That said, as trainers, we have to set boundaries on what is acceptable with respect to herding training, because training a young dog does involve a certain amount of stress and distress on stock. So, although the trainer sounds like an idiot, there is some truth in the statement that herding isn't a recreational activity--in that there needs to be some control and correct work from the dog so that the sheep (or other livestock) are not simply being used as "dog toys."

     

    That may seem obvious, but I've actually had folks come out for lessons who pretty much equated a trip for lessons to going to the dog park. That is, they looked at it as just another thing their dog could do to burn off steam. I have no wish to work with those sorts of people/dogs because to me they are approaching it as fun and games and not something serious. With most other fun and games, nothing else has the potential to be harmed, but with stockwork, there are the livestock to consider, and they need to be treated with the respect due to sentient beings who don't have a real say in how they're being used. So although I do encourage people to try their dogs on stock and to train them if they so desire, I don't particularly want to work with people/dogs whose attitude is that it's all about the fun. Because it's not necessarily fun for the livestock. (Note: I'm not saying that this is your attitude, but it may well be what the trainer was trying to convey. Hard to believe that they would show sense in that regard when they clearly have no real sense about how to properly start a puppy, but I guess wonders never cease.)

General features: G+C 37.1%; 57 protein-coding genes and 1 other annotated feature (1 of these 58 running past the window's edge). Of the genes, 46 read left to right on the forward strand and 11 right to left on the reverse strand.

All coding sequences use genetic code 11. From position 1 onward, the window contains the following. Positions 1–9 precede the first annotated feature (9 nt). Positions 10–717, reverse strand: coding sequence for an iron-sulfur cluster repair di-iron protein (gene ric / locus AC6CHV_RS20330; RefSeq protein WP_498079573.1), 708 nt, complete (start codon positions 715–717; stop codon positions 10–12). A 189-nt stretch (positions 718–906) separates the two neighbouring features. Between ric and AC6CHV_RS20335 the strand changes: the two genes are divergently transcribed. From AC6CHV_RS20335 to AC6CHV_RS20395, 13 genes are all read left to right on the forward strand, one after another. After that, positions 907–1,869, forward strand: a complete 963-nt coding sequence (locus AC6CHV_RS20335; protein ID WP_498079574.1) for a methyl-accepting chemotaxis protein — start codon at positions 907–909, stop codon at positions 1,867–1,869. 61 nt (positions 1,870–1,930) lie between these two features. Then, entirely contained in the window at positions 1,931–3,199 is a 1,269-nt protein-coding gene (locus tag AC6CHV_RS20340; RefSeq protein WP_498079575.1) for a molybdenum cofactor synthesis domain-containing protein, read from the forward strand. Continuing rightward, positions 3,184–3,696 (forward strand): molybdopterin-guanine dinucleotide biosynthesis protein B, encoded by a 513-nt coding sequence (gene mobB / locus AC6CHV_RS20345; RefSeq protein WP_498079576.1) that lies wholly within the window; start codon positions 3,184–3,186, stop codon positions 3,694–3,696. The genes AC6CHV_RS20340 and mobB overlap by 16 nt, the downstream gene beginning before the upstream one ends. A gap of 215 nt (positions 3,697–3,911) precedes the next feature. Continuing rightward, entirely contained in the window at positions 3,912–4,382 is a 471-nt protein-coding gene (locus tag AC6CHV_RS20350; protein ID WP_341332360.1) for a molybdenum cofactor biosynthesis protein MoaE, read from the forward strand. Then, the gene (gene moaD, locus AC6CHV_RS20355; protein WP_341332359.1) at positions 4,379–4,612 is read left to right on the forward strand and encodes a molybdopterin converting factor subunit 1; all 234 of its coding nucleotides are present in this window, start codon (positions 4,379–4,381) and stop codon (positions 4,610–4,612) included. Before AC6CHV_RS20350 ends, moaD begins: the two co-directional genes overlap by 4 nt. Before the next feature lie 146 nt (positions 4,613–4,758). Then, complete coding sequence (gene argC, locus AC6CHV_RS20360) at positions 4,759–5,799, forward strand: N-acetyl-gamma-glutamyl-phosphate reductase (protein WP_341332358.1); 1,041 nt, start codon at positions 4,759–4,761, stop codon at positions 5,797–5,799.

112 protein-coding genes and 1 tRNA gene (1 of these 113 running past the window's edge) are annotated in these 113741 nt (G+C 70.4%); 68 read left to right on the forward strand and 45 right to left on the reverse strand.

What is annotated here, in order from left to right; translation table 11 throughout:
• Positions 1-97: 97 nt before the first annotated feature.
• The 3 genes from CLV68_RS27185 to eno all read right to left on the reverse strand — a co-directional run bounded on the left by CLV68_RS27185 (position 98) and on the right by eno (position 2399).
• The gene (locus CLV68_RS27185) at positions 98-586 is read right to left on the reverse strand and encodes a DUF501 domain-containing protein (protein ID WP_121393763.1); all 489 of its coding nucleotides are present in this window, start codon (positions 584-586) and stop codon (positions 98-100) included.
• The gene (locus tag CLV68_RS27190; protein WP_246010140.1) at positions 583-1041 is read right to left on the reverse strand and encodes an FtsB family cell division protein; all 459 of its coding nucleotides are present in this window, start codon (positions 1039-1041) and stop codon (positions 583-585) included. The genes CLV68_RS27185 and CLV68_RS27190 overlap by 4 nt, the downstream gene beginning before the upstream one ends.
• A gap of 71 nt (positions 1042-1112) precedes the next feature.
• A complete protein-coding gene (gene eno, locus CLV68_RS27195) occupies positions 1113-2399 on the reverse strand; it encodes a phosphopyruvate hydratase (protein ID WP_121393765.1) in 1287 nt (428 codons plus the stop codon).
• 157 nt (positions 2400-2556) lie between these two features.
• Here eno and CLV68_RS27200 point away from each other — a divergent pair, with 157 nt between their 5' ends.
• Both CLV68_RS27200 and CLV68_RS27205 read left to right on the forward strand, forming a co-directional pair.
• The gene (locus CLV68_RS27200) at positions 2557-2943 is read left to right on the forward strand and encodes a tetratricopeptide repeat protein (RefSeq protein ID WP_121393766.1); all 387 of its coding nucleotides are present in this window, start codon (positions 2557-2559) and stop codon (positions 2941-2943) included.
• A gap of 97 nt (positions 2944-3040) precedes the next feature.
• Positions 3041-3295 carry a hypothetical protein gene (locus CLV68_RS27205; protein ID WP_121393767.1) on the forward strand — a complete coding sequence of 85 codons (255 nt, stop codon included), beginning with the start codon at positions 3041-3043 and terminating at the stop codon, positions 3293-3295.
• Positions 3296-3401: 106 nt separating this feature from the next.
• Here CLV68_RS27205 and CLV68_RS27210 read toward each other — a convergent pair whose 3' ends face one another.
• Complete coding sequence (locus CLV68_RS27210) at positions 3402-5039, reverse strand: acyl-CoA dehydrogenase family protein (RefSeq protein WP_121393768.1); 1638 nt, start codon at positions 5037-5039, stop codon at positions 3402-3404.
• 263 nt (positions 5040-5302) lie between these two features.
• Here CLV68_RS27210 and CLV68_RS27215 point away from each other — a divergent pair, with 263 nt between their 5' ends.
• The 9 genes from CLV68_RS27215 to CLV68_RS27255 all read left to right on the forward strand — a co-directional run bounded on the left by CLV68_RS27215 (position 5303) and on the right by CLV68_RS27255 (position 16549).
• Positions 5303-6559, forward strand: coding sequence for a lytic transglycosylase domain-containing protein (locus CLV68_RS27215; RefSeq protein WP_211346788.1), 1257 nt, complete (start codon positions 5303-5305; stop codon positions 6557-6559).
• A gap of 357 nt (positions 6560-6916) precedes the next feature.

[ETA: I see that Vicki stated the above much more succinctly while I was writing this missive....]

     

    As for neutering, I'd wait, unless you have a compelling reason to neuter early (i.e., you must use doggy daycare). It might be helpful to have a good discussion with your vet regarding the pros and cons and your concerns about some of the things your pup is doing. I don't think early neuter will change things like marking behavior, but I would want to know about prolonged erections (though a neutered male can still have an erection, so it might not make a difference in that regard either).

     

    As for everything else, you just need to go back to the basics. As others have said, his hormones are starting to flow and he's reaching his adolescent period. He will test you, so you just need to be prepared and be willing to back up and start over when he seems to forget his previous training.

     

    J.

     

    He was in a small pen with goats and not cow !


  12. Let's tap the brakes here for a minute, please. I am not going to say anything negative about the OP or her dog but she has COMPLETELY misrepresented the situation with the trainer. In reading this post, I just realized who she is and I was there last weekend and witnessed the ENTIRE session.